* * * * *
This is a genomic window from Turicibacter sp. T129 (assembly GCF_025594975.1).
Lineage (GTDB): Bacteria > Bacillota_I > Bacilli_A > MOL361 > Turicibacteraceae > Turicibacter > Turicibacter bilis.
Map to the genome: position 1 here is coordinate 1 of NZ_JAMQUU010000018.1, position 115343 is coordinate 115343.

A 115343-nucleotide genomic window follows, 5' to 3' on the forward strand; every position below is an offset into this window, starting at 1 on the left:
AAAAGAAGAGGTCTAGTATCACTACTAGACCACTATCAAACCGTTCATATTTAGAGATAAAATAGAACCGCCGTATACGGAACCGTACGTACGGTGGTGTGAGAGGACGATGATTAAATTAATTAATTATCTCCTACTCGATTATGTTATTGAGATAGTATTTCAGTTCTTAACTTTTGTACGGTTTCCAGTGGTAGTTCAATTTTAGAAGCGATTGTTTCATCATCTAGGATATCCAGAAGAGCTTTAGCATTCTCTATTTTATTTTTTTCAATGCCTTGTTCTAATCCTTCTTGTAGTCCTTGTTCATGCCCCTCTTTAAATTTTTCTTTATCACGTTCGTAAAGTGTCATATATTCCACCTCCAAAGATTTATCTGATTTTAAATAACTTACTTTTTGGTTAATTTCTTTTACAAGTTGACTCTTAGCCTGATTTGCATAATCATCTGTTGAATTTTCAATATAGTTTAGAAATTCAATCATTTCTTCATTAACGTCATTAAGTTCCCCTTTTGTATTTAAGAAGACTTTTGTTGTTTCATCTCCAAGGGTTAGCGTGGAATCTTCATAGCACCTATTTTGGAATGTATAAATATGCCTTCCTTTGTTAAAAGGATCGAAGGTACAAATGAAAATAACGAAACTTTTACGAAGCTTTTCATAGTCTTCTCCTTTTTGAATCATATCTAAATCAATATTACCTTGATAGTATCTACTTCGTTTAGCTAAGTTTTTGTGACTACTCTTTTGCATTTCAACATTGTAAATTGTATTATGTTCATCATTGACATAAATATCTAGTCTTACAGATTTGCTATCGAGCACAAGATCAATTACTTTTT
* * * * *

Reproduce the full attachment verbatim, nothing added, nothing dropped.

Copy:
This is a genomic window from Turicibacter sp. T129 (assembly GCF_025594975.1).
Lineage (GTDB): Bacteria > Bacillota_I > Bacilli_A > MOL361 > Turicibacteraceae > Turicibacter > Turicibacter bilis.
Map to the genome: position 1 here is coordinate 1 of NZ_JAMQUU010000018.1, position 115343 is coordinate 115343.

A 115343-nucleotide genomic window follows, 5' to 3' on the forward strand; every position below is an offset into this window, starting at 1 on the left:
AAAAGAAGAGGTCTAGTATCACTACTAGACCACTATCAAACCGTTCATATTTAGAGATAAAATAGAACCGCCGTATACGGAACCGTACGTACGGTGGTGTGAGAGGACGATGATTAAATTAATTAATTATCTCCTACTCGATTATGTTATTGAGATAGTATTTCAGTTCTTAACTTTTGTACGGTTTCCAGTGGTAGTTCAATTTTAGAAGCGATTGTTTCATCATCTAGGATATCCAGAAGAGCTTTAGCATTCTCTATTTTATTTTTTTCAATGCCTTGTTCTAATCCTTCTTGTAGTCCTTGTTCATGCCCCTCTTTAAATTTTTCTTTATCACGTTCGTAAAGTGTCATATATTCCACCTCCAAAGATTTATCTGATTTTAAATAACTTACTTTTTGGTTAATTTCTTTTACAAGTTGACTCTTAGCCTGATTTGCATAATCATCTGTTGAATTTTCAATATAGTTTAGAAATTCAATCATTTCTTCATTAACGTCATTAAGTTCCCCTTTTGTATTTAAGAAGACTTTTGTTGTTTCATCTCCAAGGGTTAGCGTGGAATCTTCATAGCACCTATTTTGGAATGTATAAATATGCCTTCCTTTGTTAAAAGGATCGAAGGTACAAATGAAAATAACGAAACTTTTACGAAGCTTTTCATAGTCTTCTCCTTTTTGAATCATATCTAAATCAATATTACCTTGATAGTATCTACTTCGTTTAGCTAAGTTTTTGTGACTACTCTTTTGCATTTCAACATTGTAAATTGTATTATGTTCATCATTGACATAAATATCTAGTCTTACAGATTTGCTATCGAGCACAAGATCAATTACTTTTT